Fig. 4 Mean overall (1958–2015) glacier front changes (as the percentage of glacier length in 2000) by mean in situ ocean temperatures (1971–2015) at specific depths.

Results are for all glaciers with 10 or more ocean temperature measurements within 20 km of their fronts (glacier counts are in table S3, and correlation coefficients are in table S4). No significant correlation is observed between magnitude of frontal retreat and temperatures at any depth.

Spatial and temporal analysis of in situ temperature measurements shows that, north of 75°N, mean ocean temperatures up to 100 km from the coast have been below 0°C almost universally since the earliest records (Fig. 5 and table S5). Although heat content is low at these northern latitudes, a statistically significant increase in temperature occurred between the 1970s and 2000s at all depths (where data are available). Another study has shown that, on a local scale, there are variations to the regional trend, such as to the east of Devon Island and southeast Ellesmere Island, where temperatures at 200-m depth were lower in 2000–2010 relative to 1995–1999 (30). At latitudes south of 75°N, mean temperatures have been warmer than 0°C at 400- and 500-m depths since records began, and warming has occurred at all depths, except for a temperature decrease between 72°N and 74°N at 500-m depth (table S5). Although ocean warming has occurred throughout much of the region, the temperatures have been substantially below those seen to be driving melt in western Greenland and elsewhere [e.g., (16, 29)]. For example, the rapidly retreating Jakobshavn Isbrae is adjacent to the warm (mean, ~1.8°C) subsurface water of Disko Bay (16).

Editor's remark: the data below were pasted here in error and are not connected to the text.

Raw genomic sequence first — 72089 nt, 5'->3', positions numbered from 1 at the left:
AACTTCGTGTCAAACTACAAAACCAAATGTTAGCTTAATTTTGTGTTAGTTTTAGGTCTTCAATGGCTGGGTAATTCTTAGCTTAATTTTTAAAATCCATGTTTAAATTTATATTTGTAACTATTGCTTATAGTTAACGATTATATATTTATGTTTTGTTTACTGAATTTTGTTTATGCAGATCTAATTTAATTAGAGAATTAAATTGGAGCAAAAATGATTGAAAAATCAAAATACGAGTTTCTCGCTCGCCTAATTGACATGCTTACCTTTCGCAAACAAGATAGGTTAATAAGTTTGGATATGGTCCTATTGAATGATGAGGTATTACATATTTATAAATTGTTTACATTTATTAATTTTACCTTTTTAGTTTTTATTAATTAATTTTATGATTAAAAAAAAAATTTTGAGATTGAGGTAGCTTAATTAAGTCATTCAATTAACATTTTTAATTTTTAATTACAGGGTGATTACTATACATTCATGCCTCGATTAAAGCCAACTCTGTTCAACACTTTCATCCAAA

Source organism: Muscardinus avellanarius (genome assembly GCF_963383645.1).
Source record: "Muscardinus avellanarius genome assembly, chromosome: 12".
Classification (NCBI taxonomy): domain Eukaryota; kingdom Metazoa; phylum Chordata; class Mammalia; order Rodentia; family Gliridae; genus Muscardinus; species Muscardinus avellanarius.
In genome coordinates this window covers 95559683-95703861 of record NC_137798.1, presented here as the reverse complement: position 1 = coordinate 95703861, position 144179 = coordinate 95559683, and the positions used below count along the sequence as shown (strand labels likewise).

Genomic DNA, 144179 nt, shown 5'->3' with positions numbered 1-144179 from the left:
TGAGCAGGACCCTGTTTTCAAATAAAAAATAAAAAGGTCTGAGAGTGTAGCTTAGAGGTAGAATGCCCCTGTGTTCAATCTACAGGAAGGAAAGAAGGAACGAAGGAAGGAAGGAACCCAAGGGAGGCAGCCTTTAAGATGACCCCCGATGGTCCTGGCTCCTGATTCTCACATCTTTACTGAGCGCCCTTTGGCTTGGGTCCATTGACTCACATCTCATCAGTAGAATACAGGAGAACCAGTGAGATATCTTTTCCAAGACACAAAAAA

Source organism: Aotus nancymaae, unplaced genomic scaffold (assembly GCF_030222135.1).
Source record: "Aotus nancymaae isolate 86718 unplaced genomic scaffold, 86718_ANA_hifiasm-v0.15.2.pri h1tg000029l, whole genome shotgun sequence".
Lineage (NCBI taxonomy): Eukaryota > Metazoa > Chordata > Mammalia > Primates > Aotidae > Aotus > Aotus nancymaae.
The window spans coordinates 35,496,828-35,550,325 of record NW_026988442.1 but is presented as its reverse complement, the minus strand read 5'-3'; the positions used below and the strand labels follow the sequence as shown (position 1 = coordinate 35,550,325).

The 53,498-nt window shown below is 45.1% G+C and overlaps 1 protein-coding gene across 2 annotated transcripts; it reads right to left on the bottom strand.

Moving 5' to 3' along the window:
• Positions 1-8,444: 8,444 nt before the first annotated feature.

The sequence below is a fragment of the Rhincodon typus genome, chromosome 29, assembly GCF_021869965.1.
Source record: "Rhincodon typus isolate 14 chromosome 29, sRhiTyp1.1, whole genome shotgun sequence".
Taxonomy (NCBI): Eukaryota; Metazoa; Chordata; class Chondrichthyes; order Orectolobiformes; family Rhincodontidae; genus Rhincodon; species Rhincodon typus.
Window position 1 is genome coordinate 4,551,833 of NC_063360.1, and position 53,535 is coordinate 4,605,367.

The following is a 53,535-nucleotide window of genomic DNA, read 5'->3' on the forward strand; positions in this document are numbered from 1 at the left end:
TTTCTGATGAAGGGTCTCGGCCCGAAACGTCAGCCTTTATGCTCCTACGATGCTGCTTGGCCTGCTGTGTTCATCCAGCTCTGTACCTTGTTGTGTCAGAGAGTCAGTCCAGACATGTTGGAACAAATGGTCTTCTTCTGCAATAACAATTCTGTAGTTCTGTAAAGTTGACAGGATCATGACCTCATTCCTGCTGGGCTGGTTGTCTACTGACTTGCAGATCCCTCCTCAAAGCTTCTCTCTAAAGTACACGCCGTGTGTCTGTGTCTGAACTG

Fig. 5 Temporal trends from World Ocean Database (WOD13) data (up to 100 km offshore).